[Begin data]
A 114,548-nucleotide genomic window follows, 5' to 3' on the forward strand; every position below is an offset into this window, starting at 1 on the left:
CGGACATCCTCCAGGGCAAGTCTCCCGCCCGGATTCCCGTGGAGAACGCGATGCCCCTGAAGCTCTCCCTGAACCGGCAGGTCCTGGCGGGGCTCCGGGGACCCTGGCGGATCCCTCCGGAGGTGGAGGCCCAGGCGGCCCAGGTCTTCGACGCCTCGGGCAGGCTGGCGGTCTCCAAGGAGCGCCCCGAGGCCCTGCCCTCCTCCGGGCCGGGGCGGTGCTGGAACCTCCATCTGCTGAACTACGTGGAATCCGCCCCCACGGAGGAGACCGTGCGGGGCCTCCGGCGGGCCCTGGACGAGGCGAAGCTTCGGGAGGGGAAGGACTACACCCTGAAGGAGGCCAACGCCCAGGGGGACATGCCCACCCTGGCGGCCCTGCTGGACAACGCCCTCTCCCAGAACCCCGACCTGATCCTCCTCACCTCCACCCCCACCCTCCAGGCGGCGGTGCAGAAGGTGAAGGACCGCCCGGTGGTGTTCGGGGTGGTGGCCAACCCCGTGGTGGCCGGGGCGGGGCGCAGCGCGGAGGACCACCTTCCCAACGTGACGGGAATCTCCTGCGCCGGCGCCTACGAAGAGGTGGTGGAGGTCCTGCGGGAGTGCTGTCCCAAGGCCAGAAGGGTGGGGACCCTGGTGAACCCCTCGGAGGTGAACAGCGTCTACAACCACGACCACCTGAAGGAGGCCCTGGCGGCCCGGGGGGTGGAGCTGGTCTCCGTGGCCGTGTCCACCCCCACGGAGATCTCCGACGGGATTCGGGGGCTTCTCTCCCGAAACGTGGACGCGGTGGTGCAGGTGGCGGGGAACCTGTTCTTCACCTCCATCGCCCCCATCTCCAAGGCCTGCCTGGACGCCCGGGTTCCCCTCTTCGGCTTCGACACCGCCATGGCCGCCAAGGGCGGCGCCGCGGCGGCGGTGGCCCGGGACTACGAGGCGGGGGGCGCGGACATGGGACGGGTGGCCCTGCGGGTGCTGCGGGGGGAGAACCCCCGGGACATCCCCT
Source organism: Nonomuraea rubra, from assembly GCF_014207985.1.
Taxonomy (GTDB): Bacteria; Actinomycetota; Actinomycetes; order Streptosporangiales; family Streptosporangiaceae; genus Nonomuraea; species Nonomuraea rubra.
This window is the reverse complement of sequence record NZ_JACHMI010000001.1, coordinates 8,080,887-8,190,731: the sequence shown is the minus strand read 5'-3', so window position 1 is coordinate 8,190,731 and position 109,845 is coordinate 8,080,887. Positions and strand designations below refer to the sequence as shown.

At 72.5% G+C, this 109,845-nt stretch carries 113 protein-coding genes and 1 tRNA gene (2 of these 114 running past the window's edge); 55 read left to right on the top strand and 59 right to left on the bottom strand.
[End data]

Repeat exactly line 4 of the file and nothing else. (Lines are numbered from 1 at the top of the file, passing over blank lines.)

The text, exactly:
Taxonomy (GTDB): Bacteria; Actinomycetota; Actinomycetes; order Streptosporangiales; family Streptosporangiaceae; genus Nonomuraea; species Nonomuraea rubra.